Simply put, it appears that he wants to make more money.  No one can fault a guy for wanting to provide for his family.

Nonetheless, Mr. Travaglini’s career evolution and ambitions raise a significant issue pertaining to compensation and fees in the world of the pension industrial complex.  With $15.6 trillion of assets held by retirement funds (both public and private), everyone wants a slice of this staggeringly huge pie.

Scanning the landscape of various players in the pension market place reveals a common methodology for calculating fees: a percentage of the assets under the control or management of a vendor.  Custodians, record-keepers, administrators, investment managers of all stripes (long-only, private equity, venture capital, real estate, funds of funds and hedge funds), in one way or another, try to tie their fees (whether an annual fee or performance based fee) to the size of the pool of assets they oversee.

In fact, the bonus element of Mr. Travaglini’s compensation arrangement reveals that this culture of compensation tied to the size and performance of an asset pool has even injected itself into government.  Public servants can now expect a performance bonus.  Does that mean that Deval Patrick should get a performance bonus if he increases employment in the Commonwealth?  What about Ben Bernanke and Tim Geithner, should they get a fee based upon the size or growth of GDP?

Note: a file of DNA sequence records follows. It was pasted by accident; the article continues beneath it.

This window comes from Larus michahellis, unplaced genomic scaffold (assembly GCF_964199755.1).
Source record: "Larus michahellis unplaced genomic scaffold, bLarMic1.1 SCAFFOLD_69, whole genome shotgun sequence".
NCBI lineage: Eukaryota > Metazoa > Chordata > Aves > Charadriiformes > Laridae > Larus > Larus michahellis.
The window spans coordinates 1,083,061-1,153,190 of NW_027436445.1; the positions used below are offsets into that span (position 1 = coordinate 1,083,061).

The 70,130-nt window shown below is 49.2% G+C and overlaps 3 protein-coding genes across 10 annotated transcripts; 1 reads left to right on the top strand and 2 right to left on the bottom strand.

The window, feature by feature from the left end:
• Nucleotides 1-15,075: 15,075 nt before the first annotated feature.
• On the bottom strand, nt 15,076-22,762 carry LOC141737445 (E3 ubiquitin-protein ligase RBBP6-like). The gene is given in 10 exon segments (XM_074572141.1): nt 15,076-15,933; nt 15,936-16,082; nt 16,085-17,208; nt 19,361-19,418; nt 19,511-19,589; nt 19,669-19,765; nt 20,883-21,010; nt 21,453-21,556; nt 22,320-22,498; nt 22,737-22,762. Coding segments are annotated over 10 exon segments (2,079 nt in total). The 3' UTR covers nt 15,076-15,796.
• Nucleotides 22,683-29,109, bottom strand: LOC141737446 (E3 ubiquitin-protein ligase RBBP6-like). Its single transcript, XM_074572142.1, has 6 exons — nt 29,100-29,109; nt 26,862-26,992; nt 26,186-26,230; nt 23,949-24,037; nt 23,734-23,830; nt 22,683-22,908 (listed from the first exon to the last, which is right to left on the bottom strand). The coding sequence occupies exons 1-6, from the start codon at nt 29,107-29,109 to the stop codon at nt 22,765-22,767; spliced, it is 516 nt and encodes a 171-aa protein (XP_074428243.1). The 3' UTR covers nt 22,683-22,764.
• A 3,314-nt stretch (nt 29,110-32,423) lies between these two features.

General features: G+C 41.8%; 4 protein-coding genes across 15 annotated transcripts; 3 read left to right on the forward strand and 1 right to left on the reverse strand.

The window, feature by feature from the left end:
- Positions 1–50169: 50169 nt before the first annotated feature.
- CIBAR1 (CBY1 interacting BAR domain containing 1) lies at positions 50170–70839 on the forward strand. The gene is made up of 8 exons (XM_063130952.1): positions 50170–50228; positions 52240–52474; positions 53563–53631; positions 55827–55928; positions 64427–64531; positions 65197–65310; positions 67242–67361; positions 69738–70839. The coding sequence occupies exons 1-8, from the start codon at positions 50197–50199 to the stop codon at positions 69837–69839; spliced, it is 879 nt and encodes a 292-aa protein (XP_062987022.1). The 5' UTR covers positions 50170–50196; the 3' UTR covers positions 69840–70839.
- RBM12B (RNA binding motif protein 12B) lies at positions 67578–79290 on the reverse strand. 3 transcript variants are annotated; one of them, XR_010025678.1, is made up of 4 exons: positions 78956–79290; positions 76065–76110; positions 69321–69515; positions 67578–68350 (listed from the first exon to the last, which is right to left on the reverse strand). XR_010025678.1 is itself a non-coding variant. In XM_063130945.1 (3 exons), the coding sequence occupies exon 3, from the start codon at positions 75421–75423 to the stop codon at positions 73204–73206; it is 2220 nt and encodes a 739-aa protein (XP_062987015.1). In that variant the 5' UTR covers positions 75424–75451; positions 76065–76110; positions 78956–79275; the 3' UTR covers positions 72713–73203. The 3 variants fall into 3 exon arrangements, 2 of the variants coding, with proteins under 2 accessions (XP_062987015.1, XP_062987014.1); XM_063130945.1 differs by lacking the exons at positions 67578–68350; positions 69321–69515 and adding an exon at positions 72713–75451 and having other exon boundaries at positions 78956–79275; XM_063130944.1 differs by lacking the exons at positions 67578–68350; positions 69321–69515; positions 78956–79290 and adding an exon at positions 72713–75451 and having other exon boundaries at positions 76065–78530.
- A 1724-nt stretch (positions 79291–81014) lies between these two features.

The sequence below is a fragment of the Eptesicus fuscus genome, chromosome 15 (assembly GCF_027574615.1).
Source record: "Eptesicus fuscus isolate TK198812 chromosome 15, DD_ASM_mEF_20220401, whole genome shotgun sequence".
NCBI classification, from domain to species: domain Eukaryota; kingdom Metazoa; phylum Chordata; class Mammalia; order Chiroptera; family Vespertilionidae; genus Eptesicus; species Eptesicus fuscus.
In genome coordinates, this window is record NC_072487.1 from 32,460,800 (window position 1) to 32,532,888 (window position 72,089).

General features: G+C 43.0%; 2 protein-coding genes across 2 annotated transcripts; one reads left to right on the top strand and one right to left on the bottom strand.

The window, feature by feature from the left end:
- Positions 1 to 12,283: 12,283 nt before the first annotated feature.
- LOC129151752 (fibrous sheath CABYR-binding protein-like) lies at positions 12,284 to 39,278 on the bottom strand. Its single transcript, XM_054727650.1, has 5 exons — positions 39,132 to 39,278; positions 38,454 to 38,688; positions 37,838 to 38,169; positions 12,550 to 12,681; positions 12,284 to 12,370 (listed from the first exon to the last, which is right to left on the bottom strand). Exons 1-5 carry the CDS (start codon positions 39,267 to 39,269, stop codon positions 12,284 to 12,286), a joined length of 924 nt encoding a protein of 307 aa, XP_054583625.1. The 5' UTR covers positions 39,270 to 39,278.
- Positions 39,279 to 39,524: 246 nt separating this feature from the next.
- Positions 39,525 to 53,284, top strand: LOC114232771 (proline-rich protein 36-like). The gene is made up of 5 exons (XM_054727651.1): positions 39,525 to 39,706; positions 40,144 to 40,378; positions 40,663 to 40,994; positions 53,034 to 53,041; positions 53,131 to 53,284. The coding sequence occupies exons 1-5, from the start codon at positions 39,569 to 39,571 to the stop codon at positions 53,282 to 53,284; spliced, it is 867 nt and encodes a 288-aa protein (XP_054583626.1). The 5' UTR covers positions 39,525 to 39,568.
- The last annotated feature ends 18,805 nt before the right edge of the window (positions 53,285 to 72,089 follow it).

Admittedly, the examples of Patrick, Geithner and Bernanke are ridiculous.  But, we must ask the question, why is providing Travaglini a performance bonus not equally ridiculous?  For some reason, it appears to be more acceptable that he and his staff be eligible for a bonus.

The standard response is that bonuses are needed to attract talented professionals;  otherwise, the private sector will attract the top talent.  I don’t buy that explanation.  First, even with the bonuses paid to either Travagliani or his staff, the private sector pays many multiples of what is offered by state government.  Second, the likes of Patrick, Geitner and Bernanke, and countless other public servants could all make more money in the private sector.  Nonetheless, they choose public service.

Whether consciously or not, it is now accepted practice that many retirement plan service providers are entitled to bonuses and compensation tied to performance and the size of asset pools.  The great irony, however, is that over the past few decades, many of these services have become commodities.  Practically, everyone is doing the same thing.  There are few secrets in the pension industry.